Elsewhere, Germans have been tackling regional inequality that followed the demise of heavy industry – the particularly fast decline of which was a big factor in Britain’s augmented regional inequalities. The once-mighty coalmining region of the Ruhr has been opening universities and investing in knowledge-based businesses and green technologies in efforts to recover. But the strength currently still lies in small business regions such as Heilbronn Franconia.
Some nevertheless argue against trying to emulate a model based on conservative, geographically immobile lifestyles that doesn’t foster radical innovation. Despite local opportunities, many young people still yearn for glamorous cities and jobs in big-name companies. The future of some family firms hangs in the balance.
Interviewees in Heilbronn Franconia said the region largely missed out on the “technology thing”. But the chamber of commerce’s next big focus is addressing that, with concerted improvements to education and apprenticeships. Economic models do evolve – why not also tech start-ups with unicorn ambitions?
Tom Villinger, chief executive of a small family-run venture capital fund with clients across the world, says a new cluster of life science companies, high-tech and cleantech start-ups mean these efforts are bearing fruit. When I ask his advice for British regions, he points to the three universities now based in Heilbronn. “New knowledge, new technologies and new companies are emerging in the university environment.”
Finding ways of recreating something that evolved organically is tough. But there are always lessons: One that jumps out is a disdain for off-the-peg models and formal ways of getting help and driving innovation – that is, with bidding processes that favour the already skilled and savvy and pit the equally needy against each other. “Processes are wasteful because of time spent bidding, coordinating multiple agencies and duplication,” was the judgement on past levelling-up strategies by the think tank Demos in a recent report. Funds secured this way are not spent on what places need because bodies that submit the bids “do not bid for what they think is needed but for what they think central government will approve”.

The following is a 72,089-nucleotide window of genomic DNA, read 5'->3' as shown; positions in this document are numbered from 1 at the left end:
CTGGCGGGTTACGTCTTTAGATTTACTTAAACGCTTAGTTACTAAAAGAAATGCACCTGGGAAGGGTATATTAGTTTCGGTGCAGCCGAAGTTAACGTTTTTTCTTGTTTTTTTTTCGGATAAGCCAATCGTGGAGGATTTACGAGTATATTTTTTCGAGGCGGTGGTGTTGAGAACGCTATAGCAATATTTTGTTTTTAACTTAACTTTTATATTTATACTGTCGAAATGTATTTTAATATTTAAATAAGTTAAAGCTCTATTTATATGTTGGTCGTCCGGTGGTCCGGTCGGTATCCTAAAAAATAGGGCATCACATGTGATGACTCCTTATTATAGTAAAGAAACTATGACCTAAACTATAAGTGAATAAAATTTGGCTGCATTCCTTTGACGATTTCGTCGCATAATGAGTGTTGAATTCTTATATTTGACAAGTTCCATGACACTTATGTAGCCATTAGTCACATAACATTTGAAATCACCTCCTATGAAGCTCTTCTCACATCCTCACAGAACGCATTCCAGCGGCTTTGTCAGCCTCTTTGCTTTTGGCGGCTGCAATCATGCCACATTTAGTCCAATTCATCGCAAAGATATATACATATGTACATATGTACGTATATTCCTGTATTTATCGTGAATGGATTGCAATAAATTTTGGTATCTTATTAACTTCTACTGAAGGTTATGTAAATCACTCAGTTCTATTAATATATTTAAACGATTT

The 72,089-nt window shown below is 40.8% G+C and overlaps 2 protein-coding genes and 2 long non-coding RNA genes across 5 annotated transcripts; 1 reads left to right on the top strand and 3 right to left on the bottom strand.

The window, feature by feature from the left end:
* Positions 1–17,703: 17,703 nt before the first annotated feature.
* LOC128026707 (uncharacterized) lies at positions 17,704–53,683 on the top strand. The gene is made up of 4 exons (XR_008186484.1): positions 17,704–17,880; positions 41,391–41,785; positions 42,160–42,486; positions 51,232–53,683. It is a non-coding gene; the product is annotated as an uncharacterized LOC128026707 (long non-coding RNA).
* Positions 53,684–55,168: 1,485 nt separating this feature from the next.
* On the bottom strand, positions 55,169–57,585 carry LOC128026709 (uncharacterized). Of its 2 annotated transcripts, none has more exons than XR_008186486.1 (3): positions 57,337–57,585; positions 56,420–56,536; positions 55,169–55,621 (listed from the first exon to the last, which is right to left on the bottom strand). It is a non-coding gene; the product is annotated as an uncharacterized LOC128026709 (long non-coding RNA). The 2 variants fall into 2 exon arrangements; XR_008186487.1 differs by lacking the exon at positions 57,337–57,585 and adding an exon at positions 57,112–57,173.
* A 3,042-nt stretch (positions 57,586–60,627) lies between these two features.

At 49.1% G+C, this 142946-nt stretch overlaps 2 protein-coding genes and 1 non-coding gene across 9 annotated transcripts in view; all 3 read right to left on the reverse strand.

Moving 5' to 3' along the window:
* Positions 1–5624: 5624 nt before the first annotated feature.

Heilbronn Franconia’s growth model isn’t unique to Germany, which shows it can be replicated. Similarities exist with Spain’s Basque region and Austria’s Vorarlberg state, all with strong employer-employee relationships, regional rootedness, elaborate vocational skills and tendency for technical improvements over explorative research. Other regions share its characteristics, if not – yet – its success. Such districts were the norm in places such as the north of England and parts of northern France.
What really comes out, though, is the growing case for place-specific strategies. That is, developing an intense knowledge of a region’s skill set and sectors most likely to grow, as well as social attitudes and preferences. ‘Patient capital’ – which doesn’t sacrifice long term, sustainable business-building for short-term success – is vital.
Growth doesn’t need to be driven just from cities. Many important companies hail from small towns or the countryside, from Ikea and Zara to Germany’s vaccine hero BioNtech.
“There’s nothing predetermined in a location,” said Rodríguez-Pose. “But achieving better skills and having more access to innovation does not happen by chance, it is the result of sustained policies that respond to the specific characteristics of the territory. It all depends, really,” he added. “On the kind of country you want to be.”